alter-NATIVE: Kitchen Ep. 1
Brian Yazzie, a Diné/Navajo traveling chef, does presentations demonstrating Native cooking across the country while mentoring Native youth. Brian uses modern techniques with Indigenous ingredients, prepping amazing dishes like sumac duck confit with acorn squash, mushroom and sunflower shoots, turnips and sunchoke puree, sweetgrass-infused beet puree, and his very popular wild rice bowl.
Growing up on a reservation,
there's only so much you can do.
It makes my heart happy to motivate the next generation.
Show them that you can make a career out of cooking.
The possibilities are endless.
My name is Brian Yazzie.
I am Navajo, Diné, from a community called
Dennehotso, Arizona, which is located
on the Northeast of the Navajo Nation.
I'm a traveling chef.
I do presentation on food sovereignty,
chef demos, cooking classes,
and mainly I focus on working with native youth.
Growing up, peers and friends that I hung out with,
it was all on a negative perspective.
At the age of seven, I started cooking,
helping my mom in the kitchen.
So that was a balance of being on the street
and also being home in the kitchen helping my family cook.
The year we moved here to St. Paul,
I wasn't sure what I wanted to do.
When I got into culinary, I realized
that there was no representation of indigenous food.
And that just inspired me.
Not only did our ingredients survive manifest destiny
or colonization, but they flooded
and helped the survival of people across the world.
- When I first met Brian as a culinary student
he was somebody that had the ability to tell stories
by using modernist techniques and indigenous ingredients.
- [Brian] My go-to dish would be the wild rice bowl
which is pretty popular.
It's just a mix of wild rice with the local veg
topped with any protein you'd like.
Venison, duck, or bison.
- My name is Sean Sherman.
I am the CEO and founder of the Sioux Chef.
- [Brian] I was in culinary school at that time.
My fiancé Danielle,
at that time, we started a Native American club on campus.
We were looking for a Native caterer
and my fiancé found Sean Sherman on social media.
- [Sean] We have two restaurant projects on the horizon.
We have a catering company
we've been running for over four years.
We had a food truck called Tatanka Truck
that we ran for a couple of years also.
- When he showed up with the food that he prepared,
to me it was foreign.
The wild games and the foraged ingredients that he provided,
I didn't know anything about 75% of that.
And he found out I was a culinary student
and basically from there he brought me on,
and working under his wing and from his guidance,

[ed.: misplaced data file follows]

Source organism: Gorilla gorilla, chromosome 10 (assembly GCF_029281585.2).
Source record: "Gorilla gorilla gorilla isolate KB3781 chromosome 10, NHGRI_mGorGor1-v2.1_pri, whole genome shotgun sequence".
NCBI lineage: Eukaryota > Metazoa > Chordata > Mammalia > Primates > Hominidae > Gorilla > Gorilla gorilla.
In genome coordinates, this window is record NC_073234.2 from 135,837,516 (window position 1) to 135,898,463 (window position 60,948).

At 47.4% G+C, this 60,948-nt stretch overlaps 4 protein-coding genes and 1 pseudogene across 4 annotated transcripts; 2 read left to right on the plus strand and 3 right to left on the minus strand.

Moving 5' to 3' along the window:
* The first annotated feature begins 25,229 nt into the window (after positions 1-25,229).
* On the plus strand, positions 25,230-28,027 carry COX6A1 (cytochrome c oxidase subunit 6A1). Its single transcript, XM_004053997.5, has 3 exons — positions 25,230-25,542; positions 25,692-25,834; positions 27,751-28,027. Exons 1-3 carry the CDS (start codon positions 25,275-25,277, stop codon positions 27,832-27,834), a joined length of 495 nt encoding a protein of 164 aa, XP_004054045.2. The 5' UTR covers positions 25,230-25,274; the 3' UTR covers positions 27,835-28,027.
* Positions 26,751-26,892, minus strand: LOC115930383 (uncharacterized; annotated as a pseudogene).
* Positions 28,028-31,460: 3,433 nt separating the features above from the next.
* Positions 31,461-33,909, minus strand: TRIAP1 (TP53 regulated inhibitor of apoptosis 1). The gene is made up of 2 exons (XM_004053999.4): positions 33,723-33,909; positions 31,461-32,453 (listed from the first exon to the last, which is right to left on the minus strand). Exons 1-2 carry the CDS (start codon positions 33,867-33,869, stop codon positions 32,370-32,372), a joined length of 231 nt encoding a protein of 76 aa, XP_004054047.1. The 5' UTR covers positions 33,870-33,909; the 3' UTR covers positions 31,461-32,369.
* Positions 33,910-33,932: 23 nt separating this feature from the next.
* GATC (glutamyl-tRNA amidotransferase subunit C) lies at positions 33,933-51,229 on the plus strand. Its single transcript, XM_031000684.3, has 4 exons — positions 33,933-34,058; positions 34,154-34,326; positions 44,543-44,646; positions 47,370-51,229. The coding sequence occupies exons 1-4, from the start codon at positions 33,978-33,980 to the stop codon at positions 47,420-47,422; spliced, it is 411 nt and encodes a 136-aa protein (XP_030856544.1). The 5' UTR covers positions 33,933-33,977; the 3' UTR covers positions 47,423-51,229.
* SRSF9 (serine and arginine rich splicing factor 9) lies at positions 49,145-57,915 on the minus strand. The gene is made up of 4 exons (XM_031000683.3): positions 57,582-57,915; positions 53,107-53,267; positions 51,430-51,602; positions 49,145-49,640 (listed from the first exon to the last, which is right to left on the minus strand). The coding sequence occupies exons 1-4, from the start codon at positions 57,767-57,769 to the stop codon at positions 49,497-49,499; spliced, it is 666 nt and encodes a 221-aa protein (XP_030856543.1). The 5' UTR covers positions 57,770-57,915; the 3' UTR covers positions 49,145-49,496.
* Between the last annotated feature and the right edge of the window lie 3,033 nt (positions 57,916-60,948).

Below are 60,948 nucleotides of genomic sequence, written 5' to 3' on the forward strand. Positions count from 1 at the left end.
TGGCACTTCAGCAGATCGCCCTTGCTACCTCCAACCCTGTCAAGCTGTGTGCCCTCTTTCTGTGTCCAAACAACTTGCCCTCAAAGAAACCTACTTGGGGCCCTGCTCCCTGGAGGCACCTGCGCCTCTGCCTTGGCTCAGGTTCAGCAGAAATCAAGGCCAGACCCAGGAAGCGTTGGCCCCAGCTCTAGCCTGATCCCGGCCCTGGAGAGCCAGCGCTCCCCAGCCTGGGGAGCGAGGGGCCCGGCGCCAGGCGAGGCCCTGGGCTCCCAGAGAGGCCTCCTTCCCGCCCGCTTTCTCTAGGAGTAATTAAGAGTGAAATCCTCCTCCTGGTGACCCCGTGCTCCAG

even to today I consider him as one of my mentors.
- For people like Brian and myself
and some of the other chefs that are out there
who are getting a lot of media attention,
we see ourselves being really strong role models
and we see a lot of interest in young people
wanting to get more into culinary arts
with a focus on Native cuisine.
- And you can roll. You can take your knife out.
Take your knife out and roll it again.
And cut that side again.
There you go.
- [Pheobe] Our mission at Dream A Wild Health
is to restore health and wellbeing
to the Native communities in the Twin Cities.
There are kind of two ways that we do that.
We say we grow seeds and we grow leaders.
- Now you can help me cut these up next.
I'll be paired with one of the new youth leaders this year.
And his name is Michael.
I'll be working with him.
We'll be creating a dish.
- I've always enjoyed cooking
so this is just kind of a fun thing to do.
I've never really considered going into that
'cause I'm not really that good
but Brian's helping me learn, so.
- [Brian] I like to use these similar to croutons.
So keep your hand here and then hold this down.
And cover the top with your hand.
- In the past it has been an uphill battle
but I think that things are starting to change.
And that a lot of our youths are recognizing the importance
of staying connected to our land
and staying connected to our food sources.
- [Brian] So I was just infusing some of
the smokey flavor from my sweetgrass.
You can try the peas if you want.
Watercress might be a bit spicy.
- Yeah, that's really good.
- [Brian] With my reservation on the Navajo Nation,
about 25% of the population are diabetic patients.
And most of those are elders.
It's a very tricky situation because
Native population that are still in poverty.
A lot of our elders are still in that historical trauma
of moving forward from boarding schools.
It's hard to bring in a new ingredient
that is foreign to their taste buds.
Put some of these on here.
- [Woman] Everybody's anxious to see what he's doing
but we're not seeing much.
- [Brian] Regardless of how much experience
you have as a chef, you always have to have
that boundary and that respect for your elders.
- He needs to come out here and do it in front of the crowd.
- Do it, and do it quick. One more.